This week, I asked several farmers if they’ve been forward-pricing or contracting gasoline, diesel fuel and nitrogen fertilizer yet this year. And their answers generally were “No.”
One told me that gasoline prices are up because Uncle Sam is busy refilling his strategic petroleum reserve. And he’s right. According to the Jan. 9 Department of Energy report, Uncle Sam’s 727 million-barrel “tank” had been refilled to 701.9 million barrels of oil. Buying was projected to slow a bit – to 1 million barrels – in February.
That might take the upward edge off the market. But the bigger question is: Do you really think you’re going to buy gasoline and diesel fuel cheaper this spring? The odds are stacked against it.
The best time to contract or buy ahead is in the off season – when nobody else is buying. Come March, that’s going to change.
The Energy Information Administration reports that diesel fuel prices have slipped to the lowest levels since June 13, 2005. This month, diesel fuel averaged $2.29 a gallon across the country. Do you really think it’s going to keep dropping this spring?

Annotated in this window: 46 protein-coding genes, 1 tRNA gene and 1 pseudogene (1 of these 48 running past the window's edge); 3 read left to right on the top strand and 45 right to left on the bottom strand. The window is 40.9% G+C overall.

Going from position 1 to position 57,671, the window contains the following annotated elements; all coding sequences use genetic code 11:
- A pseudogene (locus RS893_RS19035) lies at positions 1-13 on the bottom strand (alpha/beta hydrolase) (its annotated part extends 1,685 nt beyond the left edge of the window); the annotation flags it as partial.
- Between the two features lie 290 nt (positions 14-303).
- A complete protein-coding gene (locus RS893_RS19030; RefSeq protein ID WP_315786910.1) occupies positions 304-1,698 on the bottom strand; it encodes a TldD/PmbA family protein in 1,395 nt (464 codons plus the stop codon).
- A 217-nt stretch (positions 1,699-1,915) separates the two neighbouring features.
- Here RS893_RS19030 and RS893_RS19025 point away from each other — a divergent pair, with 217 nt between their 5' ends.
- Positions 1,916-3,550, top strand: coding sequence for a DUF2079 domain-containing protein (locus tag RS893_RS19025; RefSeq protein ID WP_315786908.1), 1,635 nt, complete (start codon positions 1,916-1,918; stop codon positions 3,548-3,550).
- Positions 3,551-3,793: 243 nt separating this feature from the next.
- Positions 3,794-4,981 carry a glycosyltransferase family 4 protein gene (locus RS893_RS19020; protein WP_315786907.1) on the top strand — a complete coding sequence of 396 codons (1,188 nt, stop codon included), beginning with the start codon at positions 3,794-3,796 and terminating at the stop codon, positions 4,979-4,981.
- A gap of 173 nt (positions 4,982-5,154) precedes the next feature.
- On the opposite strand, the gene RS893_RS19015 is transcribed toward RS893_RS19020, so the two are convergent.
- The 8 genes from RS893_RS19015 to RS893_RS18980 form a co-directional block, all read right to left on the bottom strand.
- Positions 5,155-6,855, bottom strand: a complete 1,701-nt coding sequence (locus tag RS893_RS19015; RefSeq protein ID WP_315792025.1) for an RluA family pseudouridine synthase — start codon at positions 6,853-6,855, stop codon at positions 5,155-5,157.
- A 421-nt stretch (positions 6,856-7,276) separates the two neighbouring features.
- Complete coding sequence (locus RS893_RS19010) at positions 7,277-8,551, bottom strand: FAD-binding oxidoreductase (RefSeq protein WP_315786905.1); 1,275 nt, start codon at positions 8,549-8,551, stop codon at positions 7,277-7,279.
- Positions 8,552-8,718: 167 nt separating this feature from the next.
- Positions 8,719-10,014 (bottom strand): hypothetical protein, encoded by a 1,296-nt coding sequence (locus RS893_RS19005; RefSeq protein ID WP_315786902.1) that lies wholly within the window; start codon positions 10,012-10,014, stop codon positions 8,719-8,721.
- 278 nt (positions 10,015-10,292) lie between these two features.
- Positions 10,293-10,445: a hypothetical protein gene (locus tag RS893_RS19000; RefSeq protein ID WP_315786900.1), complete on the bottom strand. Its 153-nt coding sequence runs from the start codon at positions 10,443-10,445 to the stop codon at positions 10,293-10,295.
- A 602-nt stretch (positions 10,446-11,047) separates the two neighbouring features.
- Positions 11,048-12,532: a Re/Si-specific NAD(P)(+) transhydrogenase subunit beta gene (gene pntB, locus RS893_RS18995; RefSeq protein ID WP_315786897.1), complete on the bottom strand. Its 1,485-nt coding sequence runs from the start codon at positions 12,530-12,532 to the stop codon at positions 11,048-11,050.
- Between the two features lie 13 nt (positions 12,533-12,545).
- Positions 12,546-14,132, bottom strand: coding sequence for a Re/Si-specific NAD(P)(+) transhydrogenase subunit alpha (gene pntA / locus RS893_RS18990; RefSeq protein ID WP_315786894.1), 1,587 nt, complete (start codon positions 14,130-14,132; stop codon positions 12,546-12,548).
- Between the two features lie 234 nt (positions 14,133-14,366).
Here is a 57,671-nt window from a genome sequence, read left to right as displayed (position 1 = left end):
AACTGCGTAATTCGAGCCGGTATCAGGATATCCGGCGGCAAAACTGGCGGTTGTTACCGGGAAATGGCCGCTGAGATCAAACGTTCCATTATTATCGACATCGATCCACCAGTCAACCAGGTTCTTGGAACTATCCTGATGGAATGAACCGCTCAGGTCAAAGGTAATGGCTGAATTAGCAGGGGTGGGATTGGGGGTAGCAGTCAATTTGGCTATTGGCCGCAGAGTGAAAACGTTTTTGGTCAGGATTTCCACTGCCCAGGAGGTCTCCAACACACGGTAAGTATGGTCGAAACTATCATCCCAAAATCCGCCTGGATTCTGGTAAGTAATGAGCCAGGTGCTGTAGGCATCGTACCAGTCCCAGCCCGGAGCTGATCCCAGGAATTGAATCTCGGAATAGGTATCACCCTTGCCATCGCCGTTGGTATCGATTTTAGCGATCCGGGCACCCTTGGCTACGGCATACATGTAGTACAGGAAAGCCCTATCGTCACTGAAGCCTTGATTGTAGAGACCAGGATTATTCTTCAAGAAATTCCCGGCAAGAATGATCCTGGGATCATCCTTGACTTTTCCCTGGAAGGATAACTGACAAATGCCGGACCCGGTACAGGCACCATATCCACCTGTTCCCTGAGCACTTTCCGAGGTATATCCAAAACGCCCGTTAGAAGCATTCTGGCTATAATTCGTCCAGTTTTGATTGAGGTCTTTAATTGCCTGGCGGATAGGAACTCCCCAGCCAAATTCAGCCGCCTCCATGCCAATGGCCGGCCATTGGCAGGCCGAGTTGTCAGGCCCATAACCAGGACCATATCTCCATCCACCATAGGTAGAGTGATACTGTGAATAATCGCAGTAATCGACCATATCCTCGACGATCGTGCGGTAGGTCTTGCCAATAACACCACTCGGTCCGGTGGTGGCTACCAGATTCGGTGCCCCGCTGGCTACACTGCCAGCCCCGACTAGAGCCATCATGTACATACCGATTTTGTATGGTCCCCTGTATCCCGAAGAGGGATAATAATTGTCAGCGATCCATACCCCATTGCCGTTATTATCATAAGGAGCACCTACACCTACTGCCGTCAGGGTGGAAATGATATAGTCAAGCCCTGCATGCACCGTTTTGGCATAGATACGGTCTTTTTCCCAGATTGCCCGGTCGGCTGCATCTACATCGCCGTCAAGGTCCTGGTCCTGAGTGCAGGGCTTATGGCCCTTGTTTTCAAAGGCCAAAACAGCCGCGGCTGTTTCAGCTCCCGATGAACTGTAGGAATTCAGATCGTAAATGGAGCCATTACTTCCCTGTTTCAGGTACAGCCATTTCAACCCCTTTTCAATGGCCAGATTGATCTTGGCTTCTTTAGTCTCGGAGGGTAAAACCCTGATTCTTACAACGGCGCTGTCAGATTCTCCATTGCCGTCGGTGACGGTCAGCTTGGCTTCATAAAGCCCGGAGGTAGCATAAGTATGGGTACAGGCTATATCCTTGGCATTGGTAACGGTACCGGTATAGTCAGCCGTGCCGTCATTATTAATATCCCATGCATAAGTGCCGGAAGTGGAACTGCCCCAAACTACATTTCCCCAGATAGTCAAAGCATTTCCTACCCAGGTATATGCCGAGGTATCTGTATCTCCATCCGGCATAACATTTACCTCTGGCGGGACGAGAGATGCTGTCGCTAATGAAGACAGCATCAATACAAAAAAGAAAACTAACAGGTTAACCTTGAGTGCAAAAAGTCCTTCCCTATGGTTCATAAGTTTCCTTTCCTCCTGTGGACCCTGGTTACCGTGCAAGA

And what about nitrogen?
Ammonia and nitrogen fertilizer prices have dropped substantially since last summer’s record levels. More recently, world fertilizer manufacturers have been talking about cutting back production – to reduce supplies!
Agriculture is one of the few U.S. industries with money in the bank. It seem prudent to use some of that cash to protect input prices – now, to limit price risks.
Risks are relative, and like relatives. Some are easier to live with than others.
To me, buying ahead in a weak economy makes savvy business sense. What do you think?
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